“How to travel with chronic illness” sounds like there are two of you on the journey…and in a way, that’s true. Going anywhere with a medical condition means you’re bringing something along.
Guess what? Everyone brings something. Budget constraints, grouchy partners, overstuffed luggage, preconceptions or misconceptions. This is not to make light of any chronic illness. Quite the opposite. I’ll venture that you might possibly have an advantage, because you’re more aware and better prepared to deal with your situation. And probably more ready to appreciate your travel experience.
In Part 1 of this series on how to travel with a chronic illness, Planning Is IMPORTANT, we laid the groundwork–all the tasks that need to be done to protect your health and reduce stress during the trip. Now, let’s cover what comes next…
Preparation: Know your capacity…and the itinerary
It’s easy to want to see and do everything when you travel. It’s also easy to overestimate your ability to do so–this is true for all of us. The result? Exhaustion. For people with chronic illnesses, less can be more:
- Accept the reality that your energy may be depleted sooner than the people you travel with. Your itinerary may be “softer” than theirs.
- Don’t over-schedule your days. Plan ahead and choose attractions and activities that are important to you. Let your B-list go–it’s not worth compromising your health. Include rest periods during the day.
- Know the limitations of your condition. Hiking all day, eating strange or spicy foods, visiting places with poor air quality…depending on the illness, some destinations may simply be out of the question.
- Likewise, know what triggers flare-ups or set-backs. Fatigue? Cold weather? Stress? Junk food? Too much/little activity? Be ready to recognize them and do your best to be proactive in handling them.
- Give yourself permission to “take a vacation from your vacation” and spend a day at leisure. Sleep in, sit by the pool, go to a coffee shop and read. Allow your body to rest, without guilt.
- If you have an “invisible” illness, like fibromyalgia, don’t give in to pressure to just soldier on through the discomfort. And, of course, never let anyone shame you: “You came all this way, and now you’re going to take a nap??”
Packing light–and with extra care
Part of learning how to travel with chronic illness includes getting packing down to a science. You can’t be casual about what needs to go with you. While excellent health care is everywhere, sometimes supplies are not. You’ll pack light, of course…and keep yourself healthy.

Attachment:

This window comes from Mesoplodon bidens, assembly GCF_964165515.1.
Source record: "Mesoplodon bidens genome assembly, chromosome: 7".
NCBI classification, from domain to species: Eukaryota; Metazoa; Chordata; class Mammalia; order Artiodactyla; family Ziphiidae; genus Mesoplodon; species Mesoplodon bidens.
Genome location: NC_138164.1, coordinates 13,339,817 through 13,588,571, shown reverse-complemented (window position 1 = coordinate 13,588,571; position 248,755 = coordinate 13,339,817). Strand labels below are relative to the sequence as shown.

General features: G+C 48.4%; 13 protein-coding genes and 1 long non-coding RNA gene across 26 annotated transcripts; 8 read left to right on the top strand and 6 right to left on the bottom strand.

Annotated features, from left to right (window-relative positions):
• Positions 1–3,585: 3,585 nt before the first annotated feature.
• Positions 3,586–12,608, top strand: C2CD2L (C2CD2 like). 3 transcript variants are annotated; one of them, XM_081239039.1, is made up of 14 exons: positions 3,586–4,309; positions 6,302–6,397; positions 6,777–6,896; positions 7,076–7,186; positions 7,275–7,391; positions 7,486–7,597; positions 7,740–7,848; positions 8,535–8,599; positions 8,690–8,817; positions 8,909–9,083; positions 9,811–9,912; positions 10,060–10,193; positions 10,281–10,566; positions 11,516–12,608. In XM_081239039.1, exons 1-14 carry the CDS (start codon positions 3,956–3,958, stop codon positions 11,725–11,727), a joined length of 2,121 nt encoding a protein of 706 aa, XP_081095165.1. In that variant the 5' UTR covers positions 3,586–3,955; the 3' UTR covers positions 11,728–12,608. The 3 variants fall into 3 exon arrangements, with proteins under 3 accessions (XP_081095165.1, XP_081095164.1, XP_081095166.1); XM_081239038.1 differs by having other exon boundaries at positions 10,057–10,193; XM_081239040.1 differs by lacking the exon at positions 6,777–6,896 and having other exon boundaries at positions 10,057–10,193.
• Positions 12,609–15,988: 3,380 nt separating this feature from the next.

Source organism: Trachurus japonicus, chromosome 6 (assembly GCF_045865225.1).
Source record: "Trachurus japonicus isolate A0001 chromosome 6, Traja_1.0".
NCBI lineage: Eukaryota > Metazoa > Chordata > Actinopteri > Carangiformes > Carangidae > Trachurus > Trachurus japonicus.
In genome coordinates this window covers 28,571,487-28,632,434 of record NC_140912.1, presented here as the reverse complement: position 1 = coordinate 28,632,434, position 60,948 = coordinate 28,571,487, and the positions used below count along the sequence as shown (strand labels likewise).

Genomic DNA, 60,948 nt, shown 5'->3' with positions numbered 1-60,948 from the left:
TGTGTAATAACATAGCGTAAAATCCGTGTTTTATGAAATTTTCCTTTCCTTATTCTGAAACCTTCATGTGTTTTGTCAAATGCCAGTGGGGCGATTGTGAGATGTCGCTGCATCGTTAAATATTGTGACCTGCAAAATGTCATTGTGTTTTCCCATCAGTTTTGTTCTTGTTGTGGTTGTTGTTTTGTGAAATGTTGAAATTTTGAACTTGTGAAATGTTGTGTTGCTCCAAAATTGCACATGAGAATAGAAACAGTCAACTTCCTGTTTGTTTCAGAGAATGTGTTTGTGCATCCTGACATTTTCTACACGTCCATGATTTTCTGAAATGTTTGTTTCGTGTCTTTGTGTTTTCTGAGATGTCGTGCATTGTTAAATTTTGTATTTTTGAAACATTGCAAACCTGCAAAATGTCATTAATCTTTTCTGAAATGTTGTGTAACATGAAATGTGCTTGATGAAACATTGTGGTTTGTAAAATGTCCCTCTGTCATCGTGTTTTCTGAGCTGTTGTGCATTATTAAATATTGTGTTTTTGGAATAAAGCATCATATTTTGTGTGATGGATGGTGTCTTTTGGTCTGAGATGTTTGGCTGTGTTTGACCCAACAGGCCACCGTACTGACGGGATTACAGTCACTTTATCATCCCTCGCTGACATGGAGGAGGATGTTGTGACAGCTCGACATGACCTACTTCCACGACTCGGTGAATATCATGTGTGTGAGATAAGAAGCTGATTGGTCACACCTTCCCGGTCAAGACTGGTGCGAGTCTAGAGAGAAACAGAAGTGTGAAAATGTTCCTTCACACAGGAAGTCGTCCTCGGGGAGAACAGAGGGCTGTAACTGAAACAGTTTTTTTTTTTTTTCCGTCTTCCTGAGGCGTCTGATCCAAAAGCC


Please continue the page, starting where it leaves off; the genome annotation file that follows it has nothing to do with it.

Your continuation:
- Bring everything you need, plus extras. For example, if you’re doing blood glucose checks, make sure you have an abundance of strips and alcohol wipes. Batteries for the glucometer, too. Arthritis? Pack hot and cold wraps. A folding cane may come in handy.
- Stay on your medication schedule. Set alarms on your phone or download a reminder app, such as Medisafe Medication Management. Here’s a good article from WebMD on traveling with medications.
- It’s wise to pack some non-prescription medications, too. You don’t want to hunt down anti-diarrhea pills at midnight. Here’s my list of OTC Medications Every Traveler Should Pack. (Check with your provider to make sure any OTC medications are okay.)
- Snacks! When you’re too tired to find food, or are suddenly starving at the top of the Eiffel Tower, make sure you have some protein bars, nuts, candy, or whatever will do the job, pronto.
- Hydration is essential. Bring your own water bottle, of course. Fill it in the morning at your hotel, and throughout the day. Dehydration can really impact a chronic illness, and make symptoms worse.
- If you’re sensitive to cold, pack extra layers, no matter where you go. Bring hand warmers, gloves, heavy socks–whatever makes you comfortable. You may want these in your carry-on; planes can really get frigid.
- Chronic illness can mean susceptibility to infections. Bring disinfecting wipes. (Clorox and Lysol wipes are easy to find.) Wipe your tray table and armrests on the plane, and the “hot spots” at the hotel. Don’t forget hand sanitizer, too!
Any other tips for how to travel with chronic illness? It all comes down to what Denis Waitley said: “Expect the best, plan for the worst, and prepare to be surprised.” No matter what, you’ll be ready. And I hope you have wonderful surprises. Let us know how your trip goes–bon voyage!
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